Fitzgerald Marine Reserve,
San Mateo County Parks,
San Mateo County

In brief:
This 1.2 mile loop is an easy excursion along a bluff, then dropping to a beach with very good tidepooling.

Distance, category, and difficulty:
This 1.2 mile loop hike is easy. There is minimal elevation change in this narrow park which is comprised of shoreline and bluff. However, be cautious on steep, erosive paths leading down to the ocean, and on the slippery rocks of the tidal reef.

A few pockets of shade, otherwise completely exposed.

Trail traffic:

Trail surfaces:
Dirt trail and rocky coastline.

Hiking time:
1 hour or less.

Nice any time.

Getting there:
From CA 1 in Moss Beach (San Mateo County), turn west onto California Avenue (on the north side of town). Drive west on California to the end of the road, about 0.2 mile. Turn right onto Lake and almost immediately, turn right into the parking lot.

Get driving or public transit directions from Transit and Trails:

GPS Coordinates* for Trailhead:
Latitude 3731'26.93"N
(* based on Google Earth data, shown as degrees, minutes, seconds)

Gas, food, and lodging:
Pay phone, gas, stores, and restaurants back in Moss Beach. No camping.

Trailhead details:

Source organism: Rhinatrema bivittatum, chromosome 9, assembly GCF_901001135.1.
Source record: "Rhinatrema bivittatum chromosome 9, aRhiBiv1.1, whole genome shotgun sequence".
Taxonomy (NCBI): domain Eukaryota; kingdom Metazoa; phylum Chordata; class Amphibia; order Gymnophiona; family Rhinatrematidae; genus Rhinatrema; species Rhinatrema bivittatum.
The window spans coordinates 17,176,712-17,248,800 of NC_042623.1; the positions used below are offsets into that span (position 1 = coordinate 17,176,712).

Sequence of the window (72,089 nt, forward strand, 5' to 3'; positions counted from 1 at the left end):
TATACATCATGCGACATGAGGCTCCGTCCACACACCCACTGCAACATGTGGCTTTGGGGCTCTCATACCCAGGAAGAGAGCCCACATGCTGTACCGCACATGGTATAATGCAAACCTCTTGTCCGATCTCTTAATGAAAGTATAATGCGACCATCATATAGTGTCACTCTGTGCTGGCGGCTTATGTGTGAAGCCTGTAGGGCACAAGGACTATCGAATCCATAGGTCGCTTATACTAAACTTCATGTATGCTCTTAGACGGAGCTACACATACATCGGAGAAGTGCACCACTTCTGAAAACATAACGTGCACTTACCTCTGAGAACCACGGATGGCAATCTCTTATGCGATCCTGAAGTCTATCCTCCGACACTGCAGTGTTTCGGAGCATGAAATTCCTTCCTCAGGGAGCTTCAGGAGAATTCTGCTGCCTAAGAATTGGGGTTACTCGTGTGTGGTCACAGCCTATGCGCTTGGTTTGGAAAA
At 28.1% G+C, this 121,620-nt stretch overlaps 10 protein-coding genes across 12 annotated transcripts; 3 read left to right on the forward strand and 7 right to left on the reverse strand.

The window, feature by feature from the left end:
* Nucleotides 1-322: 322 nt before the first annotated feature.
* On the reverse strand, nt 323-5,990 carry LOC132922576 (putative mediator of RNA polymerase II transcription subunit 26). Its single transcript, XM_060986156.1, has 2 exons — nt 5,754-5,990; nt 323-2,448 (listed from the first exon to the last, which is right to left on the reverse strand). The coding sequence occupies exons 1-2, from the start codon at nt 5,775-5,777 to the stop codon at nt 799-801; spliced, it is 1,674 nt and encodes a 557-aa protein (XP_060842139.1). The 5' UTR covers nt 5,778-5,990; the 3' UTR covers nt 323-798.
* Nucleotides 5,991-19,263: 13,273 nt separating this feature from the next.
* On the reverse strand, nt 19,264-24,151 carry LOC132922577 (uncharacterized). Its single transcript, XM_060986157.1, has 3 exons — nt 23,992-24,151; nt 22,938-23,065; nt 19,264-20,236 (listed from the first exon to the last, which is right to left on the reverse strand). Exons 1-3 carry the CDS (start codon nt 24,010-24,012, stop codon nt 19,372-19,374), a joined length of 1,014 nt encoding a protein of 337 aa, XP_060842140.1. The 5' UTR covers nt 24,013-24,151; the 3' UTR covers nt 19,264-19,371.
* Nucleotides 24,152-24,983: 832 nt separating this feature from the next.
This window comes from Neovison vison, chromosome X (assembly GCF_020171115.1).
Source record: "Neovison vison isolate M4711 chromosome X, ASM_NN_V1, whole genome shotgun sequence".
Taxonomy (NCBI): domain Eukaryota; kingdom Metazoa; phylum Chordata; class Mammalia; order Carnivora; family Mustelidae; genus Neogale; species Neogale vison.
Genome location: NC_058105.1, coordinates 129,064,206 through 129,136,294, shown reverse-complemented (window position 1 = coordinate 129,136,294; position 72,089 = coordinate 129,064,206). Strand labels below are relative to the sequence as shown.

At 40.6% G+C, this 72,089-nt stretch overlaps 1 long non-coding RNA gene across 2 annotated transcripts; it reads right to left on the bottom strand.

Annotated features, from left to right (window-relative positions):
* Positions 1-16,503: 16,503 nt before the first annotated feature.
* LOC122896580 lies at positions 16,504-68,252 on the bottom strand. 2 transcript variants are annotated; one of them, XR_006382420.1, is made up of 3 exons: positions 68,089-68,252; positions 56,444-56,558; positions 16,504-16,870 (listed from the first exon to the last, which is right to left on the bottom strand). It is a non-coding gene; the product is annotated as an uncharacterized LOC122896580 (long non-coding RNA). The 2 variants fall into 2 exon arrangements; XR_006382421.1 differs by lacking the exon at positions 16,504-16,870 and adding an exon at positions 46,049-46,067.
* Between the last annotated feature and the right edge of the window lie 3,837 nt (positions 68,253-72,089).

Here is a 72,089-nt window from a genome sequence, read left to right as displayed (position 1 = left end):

No parking or entrance fees. Paved lot with parking for about 38 vehicles. Restrooms on site. No designated handicapped parking, and trails are not wheelchair accessible. SamTrans bus #17 stops within walking distance of the trailhead.

Reserve hours vary seasonally, but in general it is open from 8 a.m. to sunset. No dogs or bikes.

The Official Story:
SMCP's Fitzgerald page
Park office 650-728-3584

Map Choices/More Info:
• Use AAA's San Francisco Bay Region map to get there.
Trails of the Coastside and Northern Peninsula (map) is a great guide (available from Pease Press).
Map from SMCP and this one as well
Half Moon Bay Tide Table
Peninsula Trails, by Jean Rusmore, has a simple map and trail descriptions (order this book from
• 101 Great Hikes of the San Francisco Bay Area, by Ann Marie Brown (order this book from has a simple map and featured hike.
Friends of Fitzgerald Marine Reserve

View photos from this hike
(old; trail improvements aren't shown here)

Go to Bay Area Hiker Home page

Fitzgerald Marine ReserveTrailhead  boasts some of the best tidepools in the bay area. You won't get much of a hike here (even though trudging through sand can be exhausting), but there's a path along the bluff and, combined with a stroll on the beach, you can create a mile long loop, with out and back extensions through the sand to the north or south. Families will probably want to stick to the sandy beach and rocky reefs, where tide pools emerge twice a day at low tides. If you visit when the tide is high, the pools are not accessible, but this is still a pretty and quiet beach, and armed with binoculars you might see harbor seals and even whales. Bring sport sandals if you plan on exploring the tide pools, and remember that collecting is prohibited in the reserve.bridge